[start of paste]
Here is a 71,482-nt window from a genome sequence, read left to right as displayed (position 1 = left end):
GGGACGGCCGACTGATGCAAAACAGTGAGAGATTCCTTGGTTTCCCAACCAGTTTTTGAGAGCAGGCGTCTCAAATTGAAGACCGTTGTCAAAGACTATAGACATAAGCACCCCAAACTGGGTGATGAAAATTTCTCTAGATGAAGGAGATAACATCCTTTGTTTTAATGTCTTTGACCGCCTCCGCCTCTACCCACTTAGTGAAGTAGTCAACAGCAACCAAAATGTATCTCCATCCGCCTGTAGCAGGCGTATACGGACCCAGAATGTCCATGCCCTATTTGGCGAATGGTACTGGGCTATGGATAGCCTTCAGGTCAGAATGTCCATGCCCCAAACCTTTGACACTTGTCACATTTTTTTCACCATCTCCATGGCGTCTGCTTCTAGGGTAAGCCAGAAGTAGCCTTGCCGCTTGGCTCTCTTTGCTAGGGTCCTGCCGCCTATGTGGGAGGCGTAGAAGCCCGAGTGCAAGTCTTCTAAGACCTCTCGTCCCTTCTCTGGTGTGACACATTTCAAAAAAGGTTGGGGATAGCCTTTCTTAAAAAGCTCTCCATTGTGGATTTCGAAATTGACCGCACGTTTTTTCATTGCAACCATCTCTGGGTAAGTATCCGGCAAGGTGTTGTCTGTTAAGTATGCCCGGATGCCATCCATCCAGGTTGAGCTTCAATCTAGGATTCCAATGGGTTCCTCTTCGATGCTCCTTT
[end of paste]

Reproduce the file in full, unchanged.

Here is a 71,482-nt window from a genome sequence, read left to right as displayed (position 1 = left end):
GGGACGGCCGACTGATGCAAAACAGTGAGAGATTCCTTGGTTTCCCAACCAGTTTTTGAGAGCAGGCGTCTCAAATTGAAGACCGTTGTCAAAGACTATAGACATAAGCACCCCAAACTGGGTGATGAAAATTTCTCTAGATGAAGGAGATAACATCCTTTGTTTTAATGTCTTTGACCGCCTCCGCCTCTACCCACTTAGTGAAGTAGTCAACAGCAACCAAAATGTATCTCCATCCGCCTGTAGCAGGCGTATACGGACCCAGAATGTCCATGCCCTATTTGGCGAATGGTACTGGGCTATGGATAGCCTTCAGGTCAGAATGTCCATGCCCCAAACCTTTGACACTTGTCACATTTTTTTCACCATCTCCATGGCGTCTGCTTCTAGGGTAAGCCAGAAGTAGCCTTGCCGCTTGGCTCTCTTTGCTAGGGTCCTGCCGCCTATGTGGGAGGCGTAGAAGCCCGAGTGCAAGTCTTCTAAGACCTCTCGTCCCTTCTCTGGTGTGACACATTTCAAAAAAGGTTGGGGATAGCCTTTCTTAAAAAGCTCTCCATTGTGGATTTCGAAATTGACCGCACGTTTTTTCATTGCAACCATCTCTGGGTAAGTATCCGGCAAGGTGTTGTCTGTTAAGTATGCCCGGATGCCATCCATCCAGGTTGAGCTTCAATCTAGGATTCCAATGGGTTCCTCTTCGATGCTCCTTT